Sunday, July 21, 2013

Yellowstone's Old Faithful Area and the Norris Geyser Basin

Island Park, ID                                    (Click on Pictures to Enlarge)


(Map Courtesy of NPS)
                      The map of today's travels in Yellowstone NP

Visitor Center and Education Center
In our last blog I mentioned that we attempted to see Old Faithful Geyser at the Old Faithful Visitor and Educational Center, but the crowds were just too much.  I couldn't even find a place to park in the lot.

Viewing Area in Front of Old Faithful Geyser
Today we decided to make Old Faithful the first stop on our list of sights to see. Hey, what happened to the crowds? Actually, this picture was taken about 15 minutes after the famous geyser had erupted.

Times for the next expected eruption are posted at the Visitor's Center. The geyser is currently erupting about every 90 minutes +/- 10 minutes. The next slated eruption is set to occur at 12:02 PM.

With everyone in their seats and a large crowd assembled around the perimeter of the viewing area, the Old Faithful Geyser started erupting right at 12:05 PM. (pretty consistent, I think)








We initially thought we'd only watch Old Faithful and move on to our next destination, but once we looked at the trails and attractions map for this area, we knew that we would be here for a bit.

There are many, many geysers, pools, and other hydrothermal features to see around the park, and a WHOLE bunch in this area. I spare you from looking at too many of these and just post a collage of a few in this area.
Top(L): Doublet Pool   Top(R): Wave Spring
Lower (L): Chromatic Pool  Lower(R): Castle Geyser
I will single out one geyser named Giant Geyser. It became dormant in 1955, but in 2007 it erupted more than 50 times.  For many of the major geysers the NPS will post their expected eruption times and dates. We decided that we just couldn't wait around for the next eruption of Giant Geyser since the last one was in 2010.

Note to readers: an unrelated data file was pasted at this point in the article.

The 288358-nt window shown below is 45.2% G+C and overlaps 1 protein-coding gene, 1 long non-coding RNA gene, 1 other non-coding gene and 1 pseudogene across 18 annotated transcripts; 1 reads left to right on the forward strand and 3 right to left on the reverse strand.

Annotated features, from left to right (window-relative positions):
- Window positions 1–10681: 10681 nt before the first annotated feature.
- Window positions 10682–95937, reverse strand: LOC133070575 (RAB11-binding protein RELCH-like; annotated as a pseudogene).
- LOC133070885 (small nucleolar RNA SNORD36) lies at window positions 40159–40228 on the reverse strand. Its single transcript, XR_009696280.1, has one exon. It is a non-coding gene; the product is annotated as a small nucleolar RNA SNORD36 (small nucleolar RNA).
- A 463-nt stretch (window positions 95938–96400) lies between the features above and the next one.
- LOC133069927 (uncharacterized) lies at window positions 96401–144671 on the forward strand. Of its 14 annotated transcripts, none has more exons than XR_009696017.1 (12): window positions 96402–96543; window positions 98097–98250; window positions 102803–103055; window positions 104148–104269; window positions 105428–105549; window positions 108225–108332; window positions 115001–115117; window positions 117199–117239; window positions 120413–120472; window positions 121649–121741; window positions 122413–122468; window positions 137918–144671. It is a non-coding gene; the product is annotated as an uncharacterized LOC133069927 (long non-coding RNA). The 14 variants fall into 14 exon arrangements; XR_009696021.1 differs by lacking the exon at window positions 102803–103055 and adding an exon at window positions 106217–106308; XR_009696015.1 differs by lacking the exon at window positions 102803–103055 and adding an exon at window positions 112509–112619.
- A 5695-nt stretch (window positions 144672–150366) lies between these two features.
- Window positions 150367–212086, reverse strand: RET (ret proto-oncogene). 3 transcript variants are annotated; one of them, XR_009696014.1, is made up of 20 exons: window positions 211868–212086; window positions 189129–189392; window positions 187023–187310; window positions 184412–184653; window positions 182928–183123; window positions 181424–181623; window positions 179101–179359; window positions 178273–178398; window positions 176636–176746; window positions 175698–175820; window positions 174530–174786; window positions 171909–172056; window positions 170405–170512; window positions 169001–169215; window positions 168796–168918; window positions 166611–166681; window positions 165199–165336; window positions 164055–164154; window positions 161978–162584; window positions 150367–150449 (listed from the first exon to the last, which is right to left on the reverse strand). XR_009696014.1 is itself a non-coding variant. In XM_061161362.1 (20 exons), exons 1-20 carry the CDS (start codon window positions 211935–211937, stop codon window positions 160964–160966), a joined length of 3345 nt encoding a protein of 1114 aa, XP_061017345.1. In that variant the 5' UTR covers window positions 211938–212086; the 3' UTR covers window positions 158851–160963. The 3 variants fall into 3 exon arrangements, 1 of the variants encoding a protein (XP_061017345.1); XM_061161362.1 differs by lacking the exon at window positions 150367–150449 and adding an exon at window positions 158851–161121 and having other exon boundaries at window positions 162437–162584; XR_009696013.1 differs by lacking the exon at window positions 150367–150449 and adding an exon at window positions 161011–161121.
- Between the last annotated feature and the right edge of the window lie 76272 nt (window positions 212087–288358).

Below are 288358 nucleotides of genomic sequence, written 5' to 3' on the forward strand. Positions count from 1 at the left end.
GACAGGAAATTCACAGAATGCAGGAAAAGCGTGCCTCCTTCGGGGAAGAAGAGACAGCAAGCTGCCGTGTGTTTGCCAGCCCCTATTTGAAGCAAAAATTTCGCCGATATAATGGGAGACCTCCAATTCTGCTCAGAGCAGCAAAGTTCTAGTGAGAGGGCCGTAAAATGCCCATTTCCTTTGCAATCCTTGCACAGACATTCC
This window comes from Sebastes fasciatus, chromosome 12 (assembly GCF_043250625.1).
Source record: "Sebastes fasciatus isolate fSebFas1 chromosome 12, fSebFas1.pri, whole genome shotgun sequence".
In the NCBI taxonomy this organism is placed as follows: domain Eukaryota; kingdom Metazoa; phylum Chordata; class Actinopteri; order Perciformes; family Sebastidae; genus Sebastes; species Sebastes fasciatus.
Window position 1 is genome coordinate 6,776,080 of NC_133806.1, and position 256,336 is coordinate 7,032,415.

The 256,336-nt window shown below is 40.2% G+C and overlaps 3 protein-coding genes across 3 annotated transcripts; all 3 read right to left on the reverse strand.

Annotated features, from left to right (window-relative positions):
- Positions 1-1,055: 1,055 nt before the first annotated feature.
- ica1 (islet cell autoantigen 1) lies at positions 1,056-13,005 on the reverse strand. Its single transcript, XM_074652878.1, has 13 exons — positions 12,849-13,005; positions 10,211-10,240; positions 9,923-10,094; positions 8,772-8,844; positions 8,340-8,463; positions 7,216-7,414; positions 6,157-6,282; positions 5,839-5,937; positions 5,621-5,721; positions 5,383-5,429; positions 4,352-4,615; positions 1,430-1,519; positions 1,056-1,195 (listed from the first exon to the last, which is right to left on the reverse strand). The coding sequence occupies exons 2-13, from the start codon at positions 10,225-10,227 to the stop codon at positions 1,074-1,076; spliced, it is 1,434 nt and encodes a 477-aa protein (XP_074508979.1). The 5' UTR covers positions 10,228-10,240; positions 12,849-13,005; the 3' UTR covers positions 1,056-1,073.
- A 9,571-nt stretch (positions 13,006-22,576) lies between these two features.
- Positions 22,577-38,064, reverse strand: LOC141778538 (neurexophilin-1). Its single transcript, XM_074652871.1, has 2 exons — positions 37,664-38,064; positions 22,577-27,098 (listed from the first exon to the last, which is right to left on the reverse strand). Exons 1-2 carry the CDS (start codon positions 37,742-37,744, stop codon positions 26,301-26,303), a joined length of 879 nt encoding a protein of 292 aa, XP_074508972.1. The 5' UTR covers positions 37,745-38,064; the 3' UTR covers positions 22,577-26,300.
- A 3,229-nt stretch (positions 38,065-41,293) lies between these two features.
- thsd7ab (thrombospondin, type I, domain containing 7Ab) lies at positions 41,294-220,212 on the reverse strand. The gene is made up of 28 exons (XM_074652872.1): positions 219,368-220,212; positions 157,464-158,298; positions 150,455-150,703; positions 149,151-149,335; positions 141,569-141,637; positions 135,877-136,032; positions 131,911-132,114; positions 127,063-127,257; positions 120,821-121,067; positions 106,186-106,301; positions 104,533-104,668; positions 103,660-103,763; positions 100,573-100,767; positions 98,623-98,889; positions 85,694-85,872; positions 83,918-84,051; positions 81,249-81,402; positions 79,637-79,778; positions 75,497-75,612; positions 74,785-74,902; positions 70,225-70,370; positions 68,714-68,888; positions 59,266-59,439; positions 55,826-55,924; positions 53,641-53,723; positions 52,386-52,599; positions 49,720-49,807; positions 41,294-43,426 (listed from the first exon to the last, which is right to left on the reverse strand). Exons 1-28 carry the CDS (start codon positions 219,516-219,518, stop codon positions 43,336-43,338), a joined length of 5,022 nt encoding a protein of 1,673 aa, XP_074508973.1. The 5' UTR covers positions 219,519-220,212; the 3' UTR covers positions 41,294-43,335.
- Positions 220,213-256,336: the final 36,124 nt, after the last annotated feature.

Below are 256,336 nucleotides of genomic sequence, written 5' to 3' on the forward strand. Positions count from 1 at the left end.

Firehole Spring
After leaving the Old Faithful area we headed north and ate lunch at one of the many roadside picnic areas.  Just north of our lunch spot we took a side trip down Firehole Lake Drive.

Our next destination is the Norris Geyser Basin. On the way there, we stopped at Gibbon Falls to take a few quick pictures.  We saw a hawk traversing the canyon, but never got a picture. I guess a picture of me with the Falls in the background will have to suffice.

I will have to tell you that a long day visiting Yellowstone Park will tire you out. (Well, at least it tires us out!) We wanted to get to Norris Geyser Basin by the end of the day and I'm glad we did. This is a very different area from many we've visited so far.

As we walked down the boardwalk to begin our tour of this area some other folks told us that we had just missed seeing a very large bison walking through the area. We caught a brief glimpse of him as he was heading into the treeline to our left.

Whirligig Geyser
The area presents a varied array of features.  We love the many different colors created when thermophiles (heat-loving microorganisms) occupy the water in different areas as the water cools along the edges and channels.

Steamboat Geyser
The Norris Geyser Basin is a bit special in that it has the highest ground temperatures found in the park. It also contains Steamboat Gyser, the tallest spouting geyser in the world. It throws a spray 300 feet into the air.  The catch is, it doesn't erupt in any predicable intervals.  When it does, however, the eruptions last anywhere from 3-40 minutes.

By now, we were tired and ready to call it a day!

Thanks for stopping by to take a look.


2 comments:

  1. I can't imagine seeing a geyser erupt for 40 minutes, but that might just be long enough for me to get a picture of it.

    Don't overdo the visit. Slow down and enjoy it, Yellowstone certainly isn't going anywhere. :c)

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  2. I can understand your being tuckered out, I got a little tired just reading about your day. It's pretty amazing to be wandering around in a giant volcano.

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